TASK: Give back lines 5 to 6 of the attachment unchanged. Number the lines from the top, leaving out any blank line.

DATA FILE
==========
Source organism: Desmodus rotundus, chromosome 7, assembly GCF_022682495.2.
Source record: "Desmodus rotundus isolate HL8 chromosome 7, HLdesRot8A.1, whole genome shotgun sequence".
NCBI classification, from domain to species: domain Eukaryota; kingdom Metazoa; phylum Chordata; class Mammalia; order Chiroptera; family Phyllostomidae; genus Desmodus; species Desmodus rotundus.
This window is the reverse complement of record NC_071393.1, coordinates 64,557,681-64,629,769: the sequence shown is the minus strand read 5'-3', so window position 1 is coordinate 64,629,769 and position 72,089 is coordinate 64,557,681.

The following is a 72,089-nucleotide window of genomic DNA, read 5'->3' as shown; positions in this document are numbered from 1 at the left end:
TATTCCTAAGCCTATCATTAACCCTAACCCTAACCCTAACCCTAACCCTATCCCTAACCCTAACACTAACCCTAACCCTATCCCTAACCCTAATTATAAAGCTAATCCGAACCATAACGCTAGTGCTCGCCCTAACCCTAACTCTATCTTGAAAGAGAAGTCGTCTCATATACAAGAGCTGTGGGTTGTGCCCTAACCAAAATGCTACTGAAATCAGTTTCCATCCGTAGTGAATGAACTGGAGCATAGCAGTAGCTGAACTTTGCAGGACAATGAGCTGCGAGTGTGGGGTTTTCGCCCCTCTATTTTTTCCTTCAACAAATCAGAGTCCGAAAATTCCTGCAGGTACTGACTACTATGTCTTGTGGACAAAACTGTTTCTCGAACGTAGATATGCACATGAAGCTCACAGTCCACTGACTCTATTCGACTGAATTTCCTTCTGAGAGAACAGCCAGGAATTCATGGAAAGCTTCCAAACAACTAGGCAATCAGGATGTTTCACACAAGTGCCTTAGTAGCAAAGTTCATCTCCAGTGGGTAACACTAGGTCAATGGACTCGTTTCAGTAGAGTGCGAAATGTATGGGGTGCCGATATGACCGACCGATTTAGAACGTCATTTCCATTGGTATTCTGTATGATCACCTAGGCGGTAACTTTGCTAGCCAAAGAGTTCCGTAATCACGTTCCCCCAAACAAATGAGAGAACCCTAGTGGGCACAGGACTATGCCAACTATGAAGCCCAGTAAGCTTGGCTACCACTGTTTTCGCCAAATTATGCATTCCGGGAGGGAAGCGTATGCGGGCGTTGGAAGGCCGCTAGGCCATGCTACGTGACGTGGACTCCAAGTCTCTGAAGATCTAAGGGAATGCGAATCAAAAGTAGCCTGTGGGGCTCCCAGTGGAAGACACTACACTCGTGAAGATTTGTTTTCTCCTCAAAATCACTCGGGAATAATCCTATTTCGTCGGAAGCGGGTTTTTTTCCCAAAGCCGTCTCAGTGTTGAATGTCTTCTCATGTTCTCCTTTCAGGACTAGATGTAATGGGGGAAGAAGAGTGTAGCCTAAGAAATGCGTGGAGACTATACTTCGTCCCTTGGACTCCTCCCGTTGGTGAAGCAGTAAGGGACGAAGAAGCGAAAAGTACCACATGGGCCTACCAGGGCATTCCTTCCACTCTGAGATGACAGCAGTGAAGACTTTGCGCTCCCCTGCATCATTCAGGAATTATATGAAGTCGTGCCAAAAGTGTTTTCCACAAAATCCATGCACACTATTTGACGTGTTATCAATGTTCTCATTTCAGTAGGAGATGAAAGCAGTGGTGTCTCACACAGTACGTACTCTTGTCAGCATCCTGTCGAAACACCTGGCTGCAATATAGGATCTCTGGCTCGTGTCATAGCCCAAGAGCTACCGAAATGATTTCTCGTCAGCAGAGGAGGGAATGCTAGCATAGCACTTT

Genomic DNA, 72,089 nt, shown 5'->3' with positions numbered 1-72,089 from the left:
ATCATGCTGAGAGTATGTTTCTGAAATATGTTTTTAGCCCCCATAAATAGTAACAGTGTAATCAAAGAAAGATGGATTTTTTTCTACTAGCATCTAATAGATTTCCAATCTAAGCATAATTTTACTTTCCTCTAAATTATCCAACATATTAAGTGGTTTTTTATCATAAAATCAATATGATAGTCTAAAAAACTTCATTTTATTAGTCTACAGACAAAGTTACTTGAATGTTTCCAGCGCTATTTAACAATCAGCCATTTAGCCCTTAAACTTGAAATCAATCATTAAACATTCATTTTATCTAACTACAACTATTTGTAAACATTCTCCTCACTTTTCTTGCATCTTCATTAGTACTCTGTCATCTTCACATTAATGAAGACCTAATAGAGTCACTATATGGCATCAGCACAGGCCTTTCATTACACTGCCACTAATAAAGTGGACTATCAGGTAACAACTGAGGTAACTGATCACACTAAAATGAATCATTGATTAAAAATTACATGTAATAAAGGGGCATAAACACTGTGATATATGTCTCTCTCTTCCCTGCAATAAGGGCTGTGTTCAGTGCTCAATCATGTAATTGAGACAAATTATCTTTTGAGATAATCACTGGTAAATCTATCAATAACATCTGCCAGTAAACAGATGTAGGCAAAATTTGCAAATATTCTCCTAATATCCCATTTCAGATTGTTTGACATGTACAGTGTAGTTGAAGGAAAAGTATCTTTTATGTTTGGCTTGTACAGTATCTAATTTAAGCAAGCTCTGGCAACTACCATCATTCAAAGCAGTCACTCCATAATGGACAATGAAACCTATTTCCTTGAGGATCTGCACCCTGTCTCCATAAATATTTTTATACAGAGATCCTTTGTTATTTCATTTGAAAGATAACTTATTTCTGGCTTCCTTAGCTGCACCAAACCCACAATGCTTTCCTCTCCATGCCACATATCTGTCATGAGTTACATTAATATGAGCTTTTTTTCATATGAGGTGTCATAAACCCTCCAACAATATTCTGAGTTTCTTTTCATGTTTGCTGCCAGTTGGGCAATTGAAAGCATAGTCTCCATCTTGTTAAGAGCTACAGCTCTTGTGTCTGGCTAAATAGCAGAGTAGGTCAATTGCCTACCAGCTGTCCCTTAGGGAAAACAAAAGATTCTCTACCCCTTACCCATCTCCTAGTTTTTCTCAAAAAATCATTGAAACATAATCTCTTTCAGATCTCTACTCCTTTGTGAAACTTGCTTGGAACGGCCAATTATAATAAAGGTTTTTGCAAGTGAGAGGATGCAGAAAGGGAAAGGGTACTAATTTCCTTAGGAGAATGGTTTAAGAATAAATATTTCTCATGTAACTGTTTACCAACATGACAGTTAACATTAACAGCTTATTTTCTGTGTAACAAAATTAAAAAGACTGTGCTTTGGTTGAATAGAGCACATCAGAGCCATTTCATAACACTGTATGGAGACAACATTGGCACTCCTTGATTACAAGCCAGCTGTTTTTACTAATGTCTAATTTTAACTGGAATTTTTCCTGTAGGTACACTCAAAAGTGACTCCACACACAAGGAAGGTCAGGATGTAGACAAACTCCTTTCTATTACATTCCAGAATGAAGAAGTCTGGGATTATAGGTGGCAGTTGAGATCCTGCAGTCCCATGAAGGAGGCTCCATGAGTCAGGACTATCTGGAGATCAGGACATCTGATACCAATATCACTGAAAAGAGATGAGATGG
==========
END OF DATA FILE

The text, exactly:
The following is a 72,089-nucleotide window of genomic DNA, read 5'->3' as shown; positions in this document are numbered from 1 at the left end:
TATTCCTAAGCCTATCATTAACCCTAACCCTAACCCTAACCCTAACCCTATCCCTAACCCTAACACTAACCCTAACCCTATCCCTAACCCTAATTATAAAGCTAATCCGAACCATAACGCTAGTGCTCGCCCTAACCCTAACTCTATCTTGAAAGAGAAGTCGTCTCATATACAAGAGCTGTGGGTTGTGCCCTAACCAAAATGCTACTGAAATCAGTTTCCATCCGTAGTGAATGAACTGGAGCATAGCAGTAGCTGAACTTTGCAGGACAATGAGCTGCGAGTGTGGGGTTTTCGCCCCTCTATTTTTTCCTTCAACAAATCAGAGTCCGAAAATTCCTGCAGGTACTGACTACTATGTCTTGTGGACAAAACTGTTTCTCGAACGTAGATATGCACATGAAGCTCACAGTCCACTGACTCTATTCGACTGAATTTCCTTCTGAGAGAACAGCCAGGAATTCATGGAAAGCTTCCAAACAACTAGGCAATCAGGATGTTTCACACAAGTGCCTTAGTAGCAAAGTTCATCTCCAGTGGGTAACACTAGGTCAATGGACTCGTTTCAGTAGAGTGCGAAATGTATGGGGTGCCGATATGACCGACCGATTTAGAACGTCATTTCCATTGGTATTCTGTATGATCACCTAGGCGGTAACTTTGCTAGCCAAAGAGTTCCGTAATCACGTTCCCCCAAACAAATGAGAGAACCCTAGTGGGCACAGGACTATGCCAACTATGAAGCCCAGTAAGCTTGGCTACCACTGTTTTCGCCAAATTATGCATTCCGGGAGGGAAGCGTATGCGGGCGTTGGAAGGCCGCTAGGCCATGCTACGTGACGTGGACTCCAAGTCTCTGAAGATCTAAGGGAATGCGAATCAAAAGTAGCCTGTGGGGCTCCCAGTGGAAGACACTACACTCGTGAAGATTTGTTTTCTCCTCAAAATCACTCGGGAATAATCCTATTTCGTCGGAAGCGGGTTTTTTTCCCAAAGCCGTCTCAGTGTTGAATGTCTTCTCATGTTCTCCTTTCAGGACTAGATGTAATGGGGGAAGAAGAGTGTAGCCTAAGAAATGCGTGGAGACTATACTTCGTCCCTTGGACTCCTCCCGTTGGTGAAGCAGTAAGGGACGAAGAAGCGAAAAGTACCACATGGGCCTACCAGGGCATTCCTTCCACTCTGAGATGACAGCAGTGAAGACTTTGCGCTCCCCTGCATCATTCAGGAATTATATGAAGTCGTGCCAAAAGTGTTTTCCACAAAATCCATGCACACTATTTGACGTGTTATCAATGTTCTCATTTCAGTAGGAGATGAAAGCAGTGGTGTCTCACACAGTACGTACTCTTGTCAGCATCCTGTCGAAACACCTGGCTGCAATATAGGATCTCTGGCTCGTGTCATAGCCCAAGAGCTACCGAAATGATTTCTCGTCAGCAGAGGAGGGAATGCTAGCATAGCACTTT